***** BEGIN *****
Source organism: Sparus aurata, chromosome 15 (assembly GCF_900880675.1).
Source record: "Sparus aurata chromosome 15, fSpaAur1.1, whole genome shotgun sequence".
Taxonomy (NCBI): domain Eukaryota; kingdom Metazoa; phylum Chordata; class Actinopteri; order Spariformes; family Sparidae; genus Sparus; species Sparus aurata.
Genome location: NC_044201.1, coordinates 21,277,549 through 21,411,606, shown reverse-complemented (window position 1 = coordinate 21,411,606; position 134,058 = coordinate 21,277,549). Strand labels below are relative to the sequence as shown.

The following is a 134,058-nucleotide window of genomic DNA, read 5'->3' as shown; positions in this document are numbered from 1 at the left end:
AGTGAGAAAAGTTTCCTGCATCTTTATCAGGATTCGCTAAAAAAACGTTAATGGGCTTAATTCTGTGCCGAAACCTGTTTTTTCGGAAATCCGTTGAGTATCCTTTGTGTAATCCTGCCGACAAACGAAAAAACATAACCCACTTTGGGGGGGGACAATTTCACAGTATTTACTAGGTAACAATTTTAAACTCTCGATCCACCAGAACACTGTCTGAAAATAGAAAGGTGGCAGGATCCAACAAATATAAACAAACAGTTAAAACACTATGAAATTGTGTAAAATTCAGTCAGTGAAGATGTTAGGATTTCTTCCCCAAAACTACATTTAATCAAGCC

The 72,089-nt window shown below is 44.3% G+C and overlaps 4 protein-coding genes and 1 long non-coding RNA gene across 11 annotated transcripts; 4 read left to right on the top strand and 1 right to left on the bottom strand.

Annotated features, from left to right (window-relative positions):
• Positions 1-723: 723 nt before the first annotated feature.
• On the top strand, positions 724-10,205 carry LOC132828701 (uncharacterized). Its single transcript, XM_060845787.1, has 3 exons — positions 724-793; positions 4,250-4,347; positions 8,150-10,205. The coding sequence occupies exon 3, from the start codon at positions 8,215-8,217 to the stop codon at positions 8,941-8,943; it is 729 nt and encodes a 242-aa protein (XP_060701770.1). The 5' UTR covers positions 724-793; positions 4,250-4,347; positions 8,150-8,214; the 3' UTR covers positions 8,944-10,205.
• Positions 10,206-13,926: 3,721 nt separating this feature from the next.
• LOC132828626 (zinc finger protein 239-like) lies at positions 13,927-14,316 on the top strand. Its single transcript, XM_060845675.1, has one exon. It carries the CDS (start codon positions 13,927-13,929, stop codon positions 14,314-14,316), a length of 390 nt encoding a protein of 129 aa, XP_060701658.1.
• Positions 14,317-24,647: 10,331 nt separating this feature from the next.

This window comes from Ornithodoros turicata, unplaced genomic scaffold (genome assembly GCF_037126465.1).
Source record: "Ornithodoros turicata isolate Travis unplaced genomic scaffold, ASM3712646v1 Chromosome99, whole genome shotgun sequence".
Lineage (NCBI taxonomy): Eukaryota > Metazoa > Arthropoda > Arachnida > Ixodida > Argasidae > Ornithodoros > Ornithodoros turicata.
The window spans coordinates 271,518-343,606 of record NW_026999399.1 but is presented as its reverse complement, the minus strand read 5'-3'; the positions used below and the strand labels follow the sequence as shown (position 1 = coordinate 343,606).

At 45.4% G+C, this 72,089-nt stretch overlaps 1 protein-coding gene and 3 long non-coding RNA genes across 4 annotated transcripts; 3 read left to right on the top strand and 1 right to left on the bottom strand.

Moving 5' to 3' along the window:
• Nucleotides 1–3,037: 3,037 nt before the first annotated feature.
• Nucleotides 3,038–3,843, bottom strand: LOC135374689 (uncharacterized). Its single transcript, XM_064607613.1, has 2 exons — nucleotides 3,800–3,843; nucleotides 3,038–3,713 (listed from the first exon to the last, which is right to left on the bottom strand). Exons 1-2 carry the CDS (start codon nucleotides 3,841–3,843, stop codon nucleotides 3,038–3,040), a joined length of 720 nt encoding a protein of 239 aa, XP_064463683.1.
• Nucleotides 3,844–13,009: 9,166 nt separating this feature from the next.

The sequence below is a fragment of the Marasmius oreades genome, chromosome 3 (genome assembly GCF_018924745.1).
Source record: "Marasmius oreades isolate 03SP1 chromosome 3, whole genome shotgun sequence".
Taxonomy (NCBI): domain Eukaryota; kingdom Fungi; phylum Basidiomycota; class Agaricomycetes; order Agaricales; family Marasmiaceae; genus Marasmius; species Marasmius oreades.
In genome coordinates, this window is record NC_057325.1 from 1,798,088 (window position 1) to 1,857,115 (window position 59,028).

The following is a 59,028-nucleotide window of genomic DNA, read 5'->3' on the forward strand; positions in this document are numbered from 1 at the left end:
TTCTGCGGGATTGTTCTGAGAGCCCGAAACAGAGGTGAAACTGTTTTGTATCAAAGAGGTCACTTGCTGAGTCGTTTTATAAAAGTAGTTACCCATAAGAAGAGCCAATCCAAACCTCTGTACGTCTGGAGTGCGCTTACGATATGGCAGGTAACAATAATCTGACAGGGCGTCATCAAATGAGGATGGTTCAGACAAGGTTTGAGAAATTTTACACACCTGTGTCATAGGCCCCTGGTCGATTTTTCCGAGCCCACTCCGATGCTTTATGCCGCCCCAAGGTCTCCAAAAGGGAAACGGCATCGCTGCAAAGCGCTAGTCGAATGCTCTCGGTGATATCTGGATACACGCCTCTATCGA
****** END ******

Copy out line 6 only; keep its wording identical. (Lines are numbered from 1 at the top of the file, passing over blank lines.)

AGTGAGAAAAGTTTCCTGCATCTTTATCAGGATTCGCTAAAAAAACGTTAATGGGCTTAATTCTGTGCCGAAACCTGTTTTTTCGGAAATCCGTTGAGTATCCTTTGTGTAATCCTGCCGACAAACGAAAAAACATAACCCACTTTGGGGGGGGACAATTTCACAGTATTTACTAGGTAACAATTTTAAACTCTCGATCCACCAGAACACTGTCTGAAAATAGAAAGGTGGCAGGATCCAACAAATATAAACAAACAGTTAAAACACTATGAAATTGTGTAAAATTCAGTCAGTGAAGATGTTAGGATTTCTTCCCCAAAACTACATTTAATCAAGCC